With the predatory behavior of Hollywood hot shot Harvey Weinstein making headlines, the inappropriate behavior of men towards their female colleagues has been in the limelight.
But it’s not just in Hollywood and politics that degrading behavior towards women is rampant. Women in (STEM) fields, including the field of medicine, are no strangers to sexual harassment. Many victims keep silent for fear of retaliation and institutions choose to brush the matter under the rug to maintain their untarnished reputation and keep superstar professors happy.
But with all the publicity the issue has garnered in recent times, numbers of female scientists have started coming forward to tell their own stories of sexual harassment in the workplace, which is forcing academic institutions to take stern action against unacceptable conduct by putting in place policies and procedures that encourage victims of sexual harassment to speak up.
As an example, the American Geophysical Union (AGU) has issued an updated integrity and ethics policy which, for the first time, has labeled sexual harassment as a type of scientific misconduct on equal footing with plagiarism, falsification, and fabrication. Leaders hope that this new policy will have a ripple effect and reopen the discussion on tackling harassment head on within the scientific community.
Many scientific and academic institutions are following suit with renewed efforts to combat sexual harassment, including major policy revisions and further research into the extent of the problem. The biggest challenge, however, is to create a culture where women do not feel threatened to work in male-dominated scientific disciplines.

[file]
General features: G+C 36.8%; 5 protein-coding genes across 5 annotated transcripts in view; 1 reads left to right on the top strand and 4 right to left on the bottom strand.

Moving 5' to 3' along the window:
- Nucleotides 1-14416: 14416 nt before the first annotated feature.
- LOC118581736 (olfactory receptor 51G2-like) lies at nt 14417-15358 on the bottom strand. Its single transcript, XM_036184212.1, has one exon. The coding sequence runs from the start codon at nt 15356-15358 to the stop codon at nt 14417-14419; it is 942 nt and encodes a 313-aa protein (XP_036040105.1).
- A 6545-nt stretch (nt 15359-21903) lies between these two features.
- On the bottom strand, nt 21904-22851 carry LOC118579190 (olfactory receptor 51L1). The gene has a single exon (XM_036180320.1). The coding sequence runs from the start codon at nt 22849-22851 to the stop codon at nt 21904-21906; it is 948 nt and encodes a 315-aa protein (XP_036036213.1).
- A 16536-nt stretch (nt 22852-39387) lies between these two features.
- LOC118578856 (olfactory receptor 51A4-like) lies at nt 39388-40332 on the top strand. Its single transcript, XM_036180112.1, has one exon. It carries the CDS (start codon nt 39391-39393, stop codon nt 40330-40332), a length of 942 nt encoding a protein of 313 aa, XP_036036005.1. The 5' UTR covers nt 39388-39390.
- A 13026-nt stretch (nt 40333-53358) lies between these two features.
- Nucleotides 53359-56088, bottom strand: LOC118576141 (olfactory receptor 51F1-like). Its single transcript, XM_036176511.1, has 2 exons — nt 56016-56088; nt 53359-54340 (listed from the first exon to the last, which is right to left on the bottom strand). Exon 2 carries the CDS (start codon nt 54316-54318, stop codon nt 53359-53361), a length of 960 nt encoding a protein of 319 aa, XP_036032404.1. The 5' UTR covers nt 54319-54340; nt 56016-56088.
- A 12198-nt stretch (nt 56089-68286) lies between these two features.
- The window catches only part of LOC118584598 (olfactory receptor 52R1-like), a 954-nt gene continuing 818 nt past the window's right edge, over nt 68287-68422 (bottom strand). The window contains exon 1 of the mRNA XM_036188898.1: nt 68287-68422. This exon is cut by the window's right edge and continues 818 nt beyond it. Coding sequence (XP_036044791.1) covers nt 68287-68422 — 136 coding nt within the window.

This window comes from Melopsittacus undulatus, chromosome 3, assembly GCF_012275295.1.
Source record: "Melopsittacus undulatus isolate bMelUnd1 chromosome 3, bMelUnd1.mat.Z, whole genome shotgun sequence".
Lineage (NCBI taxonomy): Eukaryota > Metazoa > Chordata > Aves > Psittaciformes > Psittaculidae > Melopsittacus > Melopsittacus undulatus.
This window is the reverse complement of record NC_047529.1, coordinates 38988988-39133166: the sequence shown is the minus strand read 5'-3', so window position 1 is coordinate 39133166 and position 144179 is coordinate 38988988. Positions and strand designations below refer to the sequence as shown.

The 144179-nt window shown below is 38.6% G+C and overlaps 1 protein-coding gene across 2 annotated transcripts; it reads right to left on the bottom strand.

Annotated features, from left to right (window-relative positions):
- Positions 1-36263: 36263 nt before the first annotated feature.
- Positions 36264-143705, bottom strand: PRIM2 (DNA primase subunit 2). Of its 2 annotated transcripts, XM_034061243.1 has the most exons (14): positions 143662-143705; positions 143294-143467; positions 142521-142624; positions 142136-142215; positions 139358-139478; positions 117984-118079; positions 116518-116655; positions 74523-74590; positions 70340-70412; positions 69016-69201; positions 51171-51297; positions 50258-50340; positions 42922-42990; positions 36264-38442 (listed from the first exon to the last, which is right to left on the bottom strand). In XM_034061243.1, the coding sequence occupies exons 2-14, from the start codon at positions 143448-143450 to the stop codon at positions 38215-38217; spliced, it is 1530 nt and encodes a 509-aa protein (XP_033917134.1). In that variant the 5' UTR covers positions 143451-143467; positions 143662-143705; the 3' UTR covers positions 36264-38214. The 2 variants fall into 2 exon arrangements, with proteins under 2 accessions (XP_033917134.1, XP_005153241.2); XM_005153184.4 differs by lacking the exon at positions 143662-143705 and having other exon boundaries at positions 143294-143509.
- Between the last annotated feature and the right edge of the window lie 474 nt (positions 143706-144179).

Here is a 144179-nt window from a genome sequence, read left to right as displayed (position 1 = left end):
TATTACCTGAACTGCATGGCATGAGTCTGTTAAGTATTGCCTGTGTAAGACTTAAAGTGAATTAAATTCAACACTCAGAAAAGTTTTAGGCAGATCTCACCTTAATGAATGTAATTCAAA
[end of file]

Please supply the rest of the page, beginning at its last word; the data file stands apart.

That sexual harassment in the scientific community is prevalent has been confirmed by a number of studies ranging in setting from offices to campuses. A Committee on Women in Science, Engineering, and Medicine by the National Academies conducted a two-day workshop and discovered that 4 to 7 out of 10 women had experienced harassment of a sexual nature at some point during their careers or student years. Many studies over the years consistently revealed the same range of prevalence.
The internet-based SAFE (Survey of Academic Field Experiences) found that out of 700 American female participants, more than 60 percent more than 60 percent reported experiencing inappropriate behavior, remarks, or jokes during field research in archaeology and anthropology. Even more shocking, two in ten women reported being victims of sexual assault in their work environments, most often as trainees by senior scientists or managers.
You’ll see the same story in other parts of the globe as well. A worldwide compilation of surveys from the United States, Canada, Australia, U.K., and Sweden revealed that 25 to 75 percent of respondents had experienced sexual harassment during training or the practice of medicine.
With so many women speaking up about their experiences, we must look this truth in the face. We must be better. We must challenges ourselves to develop strategies to prevent sexual harassment and promote the careers of women in science for an equal future.
Accelerated efforts are needed if the workforce needs of the 21st century in STEM are going to be met. Combating sexual harassment is key to recruiting and retaining the best minds in the field. The issues of sexual harassment and gender discrimination must be kept in the public mind with social media campaigns. We must be leaders in creating a safe atmosphere in the scientific community that is welcoming to both women and minorities.